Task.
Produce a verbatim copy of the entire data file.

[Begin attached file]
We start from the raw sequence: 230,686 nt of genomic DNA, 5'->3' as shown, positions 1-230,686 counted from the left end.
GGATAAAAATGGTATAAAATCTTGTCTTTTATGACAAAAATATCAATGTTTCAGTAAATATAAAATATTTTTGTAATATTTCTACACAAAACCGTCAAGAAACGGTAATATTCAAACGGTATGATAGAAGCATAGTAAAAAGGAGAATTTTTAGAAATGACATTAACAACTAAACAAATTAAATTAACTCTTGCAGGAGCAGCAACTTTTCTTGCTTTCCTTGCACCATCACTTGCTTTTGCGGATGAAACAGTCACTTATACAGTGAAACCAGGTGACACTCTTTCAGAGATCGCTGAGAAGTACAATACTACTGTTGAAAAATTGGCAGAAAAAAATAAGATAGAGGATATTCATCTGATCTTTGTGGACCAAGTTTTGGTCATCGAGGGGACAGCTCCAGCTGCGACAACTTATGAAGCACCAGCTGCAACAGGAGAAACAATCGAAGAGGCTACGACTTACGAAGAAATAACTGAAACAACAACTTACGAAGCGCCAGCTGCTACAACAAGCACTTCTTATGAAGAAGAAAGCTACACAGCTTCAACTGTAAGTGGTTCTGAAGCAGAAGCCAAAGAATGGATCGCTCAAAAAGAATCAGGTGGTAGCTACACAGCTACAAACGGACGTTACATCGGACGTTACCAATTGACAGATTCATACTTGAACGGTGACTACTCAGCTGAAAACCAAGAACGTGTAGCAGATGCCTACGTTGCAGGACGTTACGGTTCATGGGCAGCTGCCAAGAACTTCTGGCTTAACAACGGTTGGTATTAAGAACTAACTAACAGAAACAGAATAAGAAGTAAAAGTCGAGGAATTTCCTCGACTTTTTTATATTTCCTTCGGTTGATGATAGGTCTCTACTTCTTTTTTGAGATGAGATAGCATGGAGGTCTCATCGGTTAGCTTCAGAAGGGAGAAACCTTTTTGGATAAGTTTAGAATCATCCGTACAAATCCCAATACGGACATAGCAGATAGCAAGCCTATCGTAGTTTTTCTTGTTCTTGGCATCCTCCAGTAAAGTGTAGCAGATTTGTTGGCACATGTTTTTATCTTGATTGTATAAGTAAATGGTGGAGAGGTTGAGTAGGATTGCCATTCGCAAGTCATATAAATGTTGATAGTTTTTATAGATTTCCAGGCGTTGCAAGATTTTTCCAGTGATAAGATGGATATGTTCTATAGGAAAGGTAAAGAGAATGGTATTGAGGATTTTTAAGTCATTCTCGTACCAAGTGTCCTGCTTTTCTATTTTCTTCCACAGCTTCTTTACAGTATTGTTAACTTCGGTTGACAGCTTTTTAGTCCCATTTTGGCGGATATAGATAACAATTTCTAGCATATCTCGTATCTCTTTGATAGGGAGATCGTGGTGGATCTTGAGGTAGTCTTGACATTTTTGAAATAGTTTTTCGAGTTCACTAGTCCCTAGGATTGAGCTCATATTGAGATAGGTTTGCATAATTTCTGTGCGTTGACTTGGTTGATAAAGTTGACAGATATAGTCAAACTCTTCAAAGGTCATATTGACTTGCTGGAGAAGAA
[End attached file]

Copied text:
We start from the raw sequence: 230,686 nt of genomic DNA, 5'->3' as shown, positions 1-230,686 counted from the left end.
GGATAAAAATGGTATAAAATCTTGTCTTTTATGACAAAAATATCAATGTTTCAGTAAATATAAAATATTTTTGTAATATTTCTACACAAAACCGTCAAGAAACGGTAATATTCAAACGGTATGATAGAAGCATAGTAAAAAGGAGAATTTTTAGAAATGACATTAACAACTAAACAAATTAAATTAACTCTTGCAGGAGCAGCAACTTTTCTTGCTTTCCTTGCACCATCACTTGCTTTTGCGGATGAAACAGTCACTTATACAGTGAAACCAGGTGACACTCTTTCAGAGATCGCTGAGAAGTACAATACTACTGTTGAAAAATTGGCAGAAAAAAATAAGATAGAGGATATTCATCTGATCTTTGTGGACCAAGTTTTGGTCATCGAGGGGACAGCTCCAGCTGCGACAACTTATGAAGCACCAGCTGCAACAGGAGAAACAATCGAAGAGGCTACGACTTACGAAGAAATAACTGAAACAACAACTTACGAAGCGCCAGCTGCTACAACAAGCACTTCTTATGAAGAAGAAAGCTACACAGCTTCAACTGTAAGTGGTTCTGAAGCAGAAGCCAAAGAATGGATCGCTCAAAAAGAATCAGGTGGTAGCTACACAGCTACAAACGGACGTTACATCGGACGTTACCAATTGACAGATTCATACTTGAACGGTGACTACTCAGCTGAAAACCAAGAACGTGTAGCAGATGCCTACGTTGCAGGACGTTACGGTTCATGGGCAGCTGCCAAGAACTTCTGGCTTAACAACGGTTGGTATTAAGAACTAACTAACAGAAACAGAATAAGAAGTAAAAGTCGAGGAATTTCCTCGACTTTTTTATATTTCCTTCGGTTGATGATAGGTCTCTACTTCTTTTTTGAGATGAGATAGCATGGAGGTCTCATCGGTTAGCTTCAGAAGGGAGAAACCTTTTTGGATAAGTTTAGAATCATCCGTACAAATCCCAATACGGACATAGCAGATAGCAAGCCTATCGTAGTTTTTCTTGTTCTTGGCATCCTCCAGTAAAGTGTAGCAGATTTGTTGGCACATGTTTTTATCTTGATTGTATAAGTAAATGGTGGAGAGGTTGAGTAGGATTGCCATTCGCAAGTCATATAAATGTTGATAGTTTTTATAGATTTCCAGGCGTTGCAAGATTTTTCCAGTGATAAGATGGATATGTTCTATAGGAAAGGTAAAGAGAATGGTATTGAGGATTTTTAAGTCATTCTCGTACCAAGTGTCCTGCTTTTCTATTTTCTTCCACAGCTTCTTTACAGTATTGTTAACTTCGGTTGACAGCTTTTTAGTCCCATTTTGGCGGATATAGATAACAATTTCTAGCATATCTCGTATCTCTTTGATAGGGAGATCGTGGTGGATCTTGAGGTAGTCTTGACATTTTTGAAATAGTTTTTCGAGTTCACTAGTCCCTAGGATTGAGCTCATATTGAGATAGGTTTGCATAATTTCTGTGCGTTGACTTGGTTGATAAAGTTGACAGATATAGTCAAACTCTTCAAAGGTCATATTGACTTGCTGGAGAAGAA